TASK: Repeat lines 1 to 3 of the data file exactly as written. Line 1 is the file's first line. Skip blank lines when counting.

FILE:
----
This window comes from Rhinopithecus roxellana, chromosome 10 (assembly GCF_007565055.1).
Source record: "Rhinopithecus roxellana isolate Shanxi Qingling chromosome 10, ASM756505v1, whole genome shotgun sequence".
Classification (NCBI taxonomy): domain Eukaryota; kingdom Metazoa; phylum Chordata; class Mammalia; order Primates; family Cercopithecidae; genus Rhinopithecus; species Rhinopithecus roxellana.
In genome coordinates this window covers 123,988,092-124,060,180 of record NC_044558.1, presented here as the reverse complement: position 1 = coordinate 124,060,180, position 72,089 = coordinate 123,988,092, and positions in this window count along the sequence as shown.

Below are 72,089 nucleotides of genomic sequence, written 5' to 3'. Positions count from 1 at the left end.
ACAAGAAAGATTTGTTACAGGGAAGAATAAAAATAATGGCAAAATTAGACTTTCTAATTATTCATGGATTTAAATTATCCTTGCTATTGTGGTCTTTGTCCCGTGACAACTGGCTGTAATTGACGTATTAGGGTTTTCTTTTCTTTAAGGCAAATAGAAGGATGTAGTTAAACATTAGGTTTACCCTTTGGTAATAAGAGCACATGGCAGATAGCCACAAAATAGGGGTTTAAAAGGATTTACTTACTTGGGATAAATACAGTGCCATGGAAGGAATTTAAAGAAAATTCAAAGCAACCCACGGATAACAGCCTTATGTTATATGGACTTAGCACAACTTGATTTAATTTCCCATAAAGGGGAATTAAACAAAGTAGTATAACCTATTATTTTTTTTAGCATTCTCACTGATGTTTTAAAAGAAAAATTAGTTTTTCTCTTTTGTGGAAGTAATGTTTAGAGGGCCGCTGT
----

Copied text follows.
This window comes from Rhinopithecus roxellana, chromosome 10 (assembly GCF_007565055.1).
Source record: "Rhinopithecus roxellana isolate Shanxi Qingling chromosome 10, ASM756505v1, whole genome shotgun sequence".
Classification (NCBI taxonomy): domain Eukaryota; kingdom Metazoa; phylum Chordata; class Mammalia; order Primates; family Cercopithecidae; genus Rhinopithecus; species Rhinopithecus roxellana.